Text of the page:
Paloma Varga Weisz at Gladstone Gallery
Gladstone Gallery, based in New York and Brussels, is one of the leading contemporary art galleries that represents more than thirty-five artists. One of the gallery’s stars is a Dusseldorf based artist Paloma Varga Weisz, who started her career in the 80s, which led to the woodcarver training (for more works made through the practice of woodcarving click here) until 1990 in Garmisch-Partenkirchen. A widely talented artist is today most famous for her sculptures and drawings. In 2012, six of Varga Weisz’s were acquired by and exhibited in the Museum of Modern Art, which brought the artist an additional recognition and respect in the field and among her colleagues. After series of solo and group shows all over Europe and USA, the multitalented artist is having her newest work being presented at Brussels’ Gladstone Gallery at the exhibition entitled Bois Dormant opening today…
Varga Weisz’s New Series of Wood Sculptures
Bois Dormant includes a series of wood sculptures (if you enjoy artworks made of wood, check out our articles Sambre in the Box and Ternion), held on floating shelves and in cabinets. Originally designed as a family townhome, the historically domestic space of the gallery served perfectly for the pragmatically designed displays, made of plain, untreated wood. This objects that they hold appear to be components of a memory or author’s personal, private story, hung together in order to build up a narrative. In a single sculpture placed outside of these displays, a young child figure lies under a glass coffee table and looks up to a tea service arranged on it. Like the remaining presence of something that happened here in the past, this child is part realistic, part out of focus. Like a strong memory, it is temporally disconnected from the space in the present but continues to have a physical impact on it.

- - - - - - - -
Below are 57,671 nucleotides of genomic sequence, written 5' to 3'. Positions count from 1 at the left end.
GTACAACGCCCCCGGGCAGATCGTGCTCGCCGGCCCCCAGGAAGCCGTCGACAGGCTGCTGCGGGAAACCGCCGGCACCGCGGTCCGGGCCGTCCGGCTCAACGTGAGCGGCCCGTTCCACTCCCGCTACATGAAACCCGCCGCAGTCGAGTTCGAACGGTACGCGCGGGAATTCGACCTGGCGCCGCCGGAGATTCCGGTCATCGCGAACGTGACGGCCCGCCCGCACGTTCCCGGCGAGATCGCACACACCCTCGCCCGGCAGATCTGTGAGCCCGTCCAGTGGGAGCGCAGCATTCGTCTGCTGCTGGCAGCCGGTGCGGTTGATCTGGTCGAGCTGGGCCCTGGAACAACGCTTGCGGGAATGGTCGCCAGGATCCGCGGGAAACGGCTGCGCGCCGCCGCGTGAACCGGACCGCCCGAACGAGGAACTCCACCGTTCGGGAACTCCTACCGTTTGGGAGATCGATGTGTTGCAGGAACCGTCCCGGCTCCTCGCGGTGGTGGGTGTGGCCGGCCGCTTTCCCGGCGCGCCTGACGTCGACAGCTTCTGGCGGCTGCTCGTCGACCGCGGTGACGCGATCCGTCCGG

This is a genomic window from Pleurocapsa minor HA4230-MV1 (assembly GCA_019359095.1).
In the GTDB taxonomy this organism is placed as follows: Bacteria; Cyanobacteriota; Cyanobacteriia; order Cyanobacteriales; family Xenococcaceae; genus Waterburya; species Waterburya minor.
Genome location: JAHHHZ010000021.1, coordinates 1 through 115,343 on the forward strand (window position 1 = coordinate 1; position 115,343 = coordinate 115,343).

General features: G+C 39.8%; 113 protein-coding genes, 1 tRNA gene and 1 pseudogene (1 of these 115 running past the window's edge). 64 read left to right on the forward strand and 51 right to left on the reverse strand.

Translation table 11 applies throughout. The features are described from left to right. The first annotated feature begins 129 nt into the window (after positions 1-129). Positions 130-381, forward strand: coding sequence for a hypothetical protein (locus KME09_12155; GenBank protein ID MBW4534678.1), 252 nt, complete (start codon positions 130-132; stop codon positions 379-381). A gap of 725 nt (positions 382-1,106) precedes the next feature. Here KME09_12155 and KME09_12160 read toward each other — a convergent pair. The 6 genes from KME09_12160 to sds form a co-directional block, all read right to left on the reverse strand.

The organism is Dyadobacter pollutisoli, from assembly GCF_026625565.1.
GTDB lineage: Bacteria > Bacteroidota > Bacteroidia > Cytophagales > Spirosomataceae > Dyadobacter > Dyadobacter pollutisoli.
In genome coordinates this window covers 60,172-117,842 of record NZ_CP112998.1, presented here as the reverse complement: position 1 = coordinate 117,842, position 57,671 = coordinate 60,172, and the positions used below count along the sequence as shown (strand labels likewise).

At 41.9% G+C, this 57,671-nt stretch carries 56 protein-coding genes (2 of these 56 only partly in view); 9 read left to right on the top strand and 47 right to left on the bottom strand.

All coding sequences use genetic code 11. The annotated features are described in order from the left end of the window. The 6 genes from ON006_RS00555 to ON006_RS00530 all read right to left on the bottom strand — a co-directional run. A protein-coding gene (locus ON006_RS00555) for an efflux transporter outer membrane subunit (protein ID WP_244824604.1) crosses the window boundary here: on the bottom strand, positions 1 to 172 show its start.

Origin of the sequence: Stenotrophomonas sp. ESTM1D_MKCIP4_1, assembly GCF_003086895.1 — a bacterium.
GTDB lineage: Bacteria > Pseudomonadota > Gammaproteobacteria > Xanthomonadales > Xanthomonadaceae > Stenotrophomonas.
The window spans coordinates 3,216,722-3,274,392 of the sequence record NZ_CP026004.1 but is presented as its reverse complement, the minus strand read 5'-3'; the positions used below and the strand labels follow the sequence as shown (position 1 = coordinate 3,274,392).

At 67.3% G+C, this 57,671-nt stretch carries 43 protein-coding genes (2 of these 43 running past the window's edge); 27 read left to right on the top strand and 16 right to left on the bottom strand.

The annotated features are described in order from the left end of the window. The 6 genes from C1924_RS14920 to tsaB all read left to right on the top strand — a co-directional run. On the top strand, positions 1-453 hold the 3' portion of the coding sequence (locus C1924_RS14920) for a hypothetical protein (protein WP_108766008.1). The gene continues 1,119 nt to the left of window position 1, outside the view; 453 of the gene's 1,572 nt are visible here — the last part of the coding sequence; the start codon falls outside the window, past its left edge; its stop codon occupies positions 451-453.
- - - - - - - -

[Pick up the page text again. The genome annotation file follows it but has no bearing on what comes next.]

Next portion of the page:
On View Until March
Gaston Bachelard wrote in The Poetics of Space, In the wardrobe there exists a center of order that protects the entire house against unwanted disorder. Similar to Bachelard’s impression, Varga Weisz’s Bois Dormant shelves, cabinets, and sculptures seem to reveal a personal system of classification developed to keep memories in order. The experience of seeing this psychological system in a physical manifestation is rather unsettling, since at the same time it relies on and lies outside of time and space. Even though the focus is on systematizing, cabinet doors are left ajar while other, similar gestures suggest openness or incompleteness. They allude to the paradox of giving order to temporal experiences: though such ordering is crucial, memories are inevitably altered by the progression of time, making a closed, complete system impossible.
Bois Dormant opens today, January 21 at Gladstone Gallery in Brussels and it will stay on view all the way until March 6, 2015.
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Featured image: Paloma Varga Weisz – Vater, jung, 2011.
All images are used for illustrative purpose only.